A proposed bill in the state of California, which would require any candidate seeking to win the office of the presidency to submit the past five years of their tax returns, is heading to Gov. Gavin Newsom‘s desk, where he will decide to sign it into law or not.
Newsom, a Democrat, is expected to sign the bill, which passed both chambers of the state legislature earlier this week, according to reporting from The Sacramento Bee. The bill is largely seen as a means to force President Donald Trump to release his tax returns, which he’s refused to do so far, making him the first presidential candidate to not make his information public in four decades.
The bill passed by party-line vote, with Democrats overwhelmingly supporting the measure and Republicans refusing to vote in its favor.
Democrats argue the law would be applied equally to all candidates, regardless of party affiliation, pointing out that it would also require gubernatorial candidates to release their tax records, according to ABC 7 out of San Francisco. Republicans believe the law, which will likely face a court challenge, is unconstitutional.
“The Constitution is clear on the qualifications for someone to serve as president and states cannot add additional requirements on their own,” Trump communications director Tim Murtaugh said.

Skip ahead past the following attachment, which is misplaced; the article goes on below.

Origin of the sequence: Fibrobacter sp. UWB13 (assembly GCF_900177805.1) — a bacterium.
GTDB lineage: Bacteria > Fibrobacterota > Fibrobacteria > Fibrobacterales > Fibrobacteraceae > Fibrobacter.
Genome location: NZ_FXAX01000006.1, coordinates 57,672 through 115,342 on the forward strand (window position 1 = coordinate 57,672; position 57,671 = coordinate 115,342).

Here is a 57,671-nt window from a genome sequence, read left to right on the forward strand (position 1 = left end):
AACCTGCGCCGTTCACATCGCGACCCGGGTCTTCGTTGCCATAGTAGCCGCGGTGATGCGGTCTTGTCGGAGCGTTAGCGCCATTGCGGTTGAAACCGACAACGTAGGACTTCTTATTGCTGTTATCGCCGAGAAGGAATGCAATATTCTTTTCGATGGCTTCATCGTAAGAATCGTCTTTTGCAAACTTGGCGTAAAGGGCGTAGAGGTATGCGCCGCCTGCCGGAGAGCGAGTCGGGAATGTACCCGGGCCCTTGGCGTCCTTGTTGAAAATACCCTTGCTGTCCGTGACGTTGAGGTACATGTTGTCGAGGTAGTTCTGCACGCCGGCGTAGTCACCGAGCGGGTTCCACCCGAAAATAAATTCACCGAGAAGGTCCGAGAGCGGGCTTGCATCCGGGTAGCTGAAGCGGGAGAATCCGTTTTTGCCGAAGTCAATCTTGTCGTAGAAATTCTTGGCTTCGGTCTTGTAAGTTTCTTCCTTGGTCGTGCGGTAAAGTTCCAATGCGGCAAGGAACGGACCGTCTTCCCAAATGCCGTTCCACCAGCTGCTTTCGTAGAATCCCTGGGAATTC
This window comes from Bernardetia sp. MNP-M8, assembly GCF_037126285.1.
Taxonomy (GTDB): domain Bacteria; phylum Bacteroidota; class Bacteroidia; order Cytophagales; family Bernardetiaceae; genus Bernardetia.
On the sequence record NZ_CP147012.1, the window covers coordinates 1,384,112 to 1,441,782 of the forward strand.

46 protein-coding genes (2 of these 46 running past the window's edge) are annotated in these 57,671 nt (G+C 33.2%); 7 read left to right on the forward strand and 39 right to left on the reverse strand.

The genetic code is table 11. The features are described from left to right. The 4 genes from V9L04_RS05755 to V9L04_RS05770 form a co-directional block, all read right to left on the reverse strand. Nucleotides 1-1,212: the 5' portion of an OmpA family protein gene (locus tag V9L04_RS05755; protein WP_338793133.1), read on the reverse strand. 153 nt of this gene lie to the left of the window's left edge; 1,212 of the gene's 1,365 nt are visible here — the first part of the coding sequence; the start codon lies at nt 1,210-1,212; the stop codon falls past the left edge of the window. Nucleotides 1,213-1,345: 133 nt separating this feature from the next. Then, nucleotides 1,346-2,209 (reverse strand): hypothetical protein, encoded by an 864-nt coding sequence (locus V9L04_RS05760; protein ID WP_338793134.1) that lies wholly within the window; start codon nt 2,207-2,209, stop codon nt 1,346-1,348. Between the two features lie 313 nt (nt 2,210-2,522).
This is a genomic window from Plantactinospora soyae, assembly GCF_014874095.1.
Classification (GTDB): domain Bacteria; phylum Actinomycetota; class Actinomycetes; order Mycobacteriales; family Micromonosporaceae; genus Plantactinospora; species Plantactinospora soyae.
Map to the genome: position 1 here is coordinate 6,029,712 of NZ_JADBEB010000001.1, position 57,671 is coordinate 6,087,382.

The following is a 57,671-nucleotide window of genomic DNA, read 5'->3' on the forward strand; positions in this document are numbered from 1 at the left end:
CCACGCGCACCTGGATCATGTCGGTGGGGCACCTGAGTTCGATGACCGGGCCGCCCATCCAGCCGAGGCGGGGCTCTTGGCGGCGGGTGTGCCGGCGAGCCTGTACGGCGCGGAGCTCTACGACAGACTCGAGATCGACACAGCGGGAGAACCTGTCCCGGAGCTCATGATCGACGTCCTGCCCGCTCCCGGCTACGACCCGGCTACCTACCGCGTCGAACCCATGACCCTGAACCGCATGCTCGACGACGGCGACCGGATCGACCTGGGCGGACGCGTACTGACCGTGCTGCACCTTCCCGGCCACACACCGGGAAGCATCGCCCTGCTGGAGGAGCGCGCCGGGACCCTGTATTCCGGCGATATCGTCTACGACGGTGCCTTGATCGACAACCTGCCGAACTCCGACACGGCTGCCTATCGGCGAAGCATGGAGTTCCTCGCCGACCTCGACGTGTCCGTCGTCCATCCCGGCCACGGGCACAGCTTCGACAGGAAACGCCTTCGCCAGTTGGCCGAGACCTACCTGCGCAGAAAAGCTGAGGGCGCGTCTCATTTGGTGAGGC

The bill’s authors, however, tried to work around that kind of challenge in crafting their bill. Rather than apply the requirements to candidates running for the general election, it would only apply to candidates running in the primaries, The San Francisco Chronicle reported. California’s primary election date is in March.
The bill, which many see as going after Trump, could also force some Democratic presidential candidates to pony-up their returns. Former Vice President Joe Biden, for example, has released three years of his tax returns so far, but the bill would require him to release two more years in order to appear on the spring primary ballot.
Another possible outcome looms: if Newsom indeed signs the bill into law, and it passes constitutional muster, Trump could simply opt-out of running in the state of California altogether, recognizing his chances of winning the state are slim to begin with. Such a move would be unprecedented, and there are no indications that this an option the campaign is considering at this time.
Featured image via Charlie Nguyen/Flickr